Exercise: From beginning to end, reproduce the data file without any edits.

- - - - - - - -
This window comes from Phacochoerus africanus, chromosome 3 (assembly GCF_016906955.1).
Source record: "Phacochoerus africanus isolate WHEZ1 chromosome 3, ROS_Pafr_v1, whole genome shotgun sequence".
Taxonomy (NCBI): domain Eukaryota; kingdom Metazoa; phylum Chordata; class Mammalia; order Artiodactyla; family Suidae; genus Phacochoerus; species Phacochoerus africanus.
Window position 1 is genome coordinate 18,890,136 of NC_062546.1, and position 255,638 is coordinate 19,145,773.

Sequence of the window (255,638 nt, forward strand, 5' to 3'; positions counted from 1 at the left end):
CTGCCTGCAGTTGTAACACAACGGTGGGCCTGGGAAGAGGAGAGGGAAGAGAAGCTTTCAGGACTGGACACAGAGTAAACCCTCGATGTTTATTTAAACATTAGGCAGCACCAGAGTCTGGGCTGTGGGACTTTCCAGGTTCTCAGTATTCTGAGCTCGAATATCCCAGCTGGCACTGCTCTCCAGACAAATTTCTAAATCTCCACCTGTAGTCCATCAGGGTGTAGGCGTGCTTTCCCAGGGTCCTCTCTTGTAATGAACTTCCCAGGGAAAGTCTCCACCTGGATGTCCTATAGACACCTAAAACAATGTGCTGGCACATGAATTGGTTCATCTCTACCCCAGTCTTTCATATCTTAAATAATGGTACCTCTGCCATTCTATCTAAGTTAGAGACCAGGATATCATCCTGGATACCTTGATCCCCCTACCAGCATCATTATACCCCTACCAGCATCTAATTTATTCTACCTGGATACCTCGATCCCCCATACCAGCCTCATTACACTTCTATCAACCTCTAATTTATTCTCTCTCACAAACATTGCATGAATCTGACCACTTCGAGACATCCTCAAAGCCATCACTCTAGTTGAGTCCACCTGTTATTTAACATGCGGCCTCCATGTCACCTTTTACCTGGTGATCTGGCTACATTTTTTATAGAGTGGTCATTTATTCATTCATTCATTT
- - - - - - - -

This window comes from Phacochoerus africanus, chromosome 3 (assembly GCF_016906955.1).
Source record: "Phacochoerus africanus isolate WHEZ1 chromosome 3, ROS_Pafr_v1, whole genome shotgun sequence".
Taxonomy (NCBI): domain Eukaryota; kingdom Metazoa; phylum Chordata; class Mammalia; order Artiodactyla; family Suidae; genus Phacochoerus; species Phacochoerus africanus.
Window position 1 is genome coordinate 18,890,136 of NC_062546.1, and position 255,638 is coordinate 19,145,773.

Sequence of the window (255,638 nt, forward strand, 5' to 3'; positions counted from 1 at the left end):
CTGCCTGCAGTTGTAACACAACGGTGGGCCTGGGAAGAGGAGAGGGAAGAGAAGCTTTCAGGACTGGACACAGAGTAAACCCTCGATGTTTATTTAAACATTAGGCAGCACCAGAGTCTGGGCTGTGGGACTTTCCAGGTTCTCAGTATTCTGAGCTCGAATATCCCAGCTGGCACTGCTCTCCAGACAAATTTCTAAATCTCCACCTGTAGTCCATCAGGGTGTAGGCGTGCTTTCCCAGGGTCCTCTCTTGTAATGAACTTCCCAGGGAAAGTCTCCACCTGGATGTCCTATAGACACCTAAAACAATGTGCTGGCACATGAATTGGTTCATCTCTACCCCAGTCTTTCATATCTTAAATAATGGTACCTCTGCCATTCTATCTAAGTTAGAGACCAGGATATCATCCTGGATACCTTGATCCCCCTACCAGCATCATTATACCCCTACCAGCATCTAATTTATTCTACCTGGATACCTCGATCCCCCATACCAGCCTCATTACACTTCTATCAACCTCTAATTTATTCTCTCTCACAAACATTGCATGAATCTGACCACTTCGAGACATCCTCAAAGCCATCACTCTAGTTGAGTCCACCTGTTATTTAACATGCGGCCTCCATGTCACCTTTTACCTGGTGATCTGGCTACATTTTTTATAGAGTGGTCATTTATTCATTCATTCATTT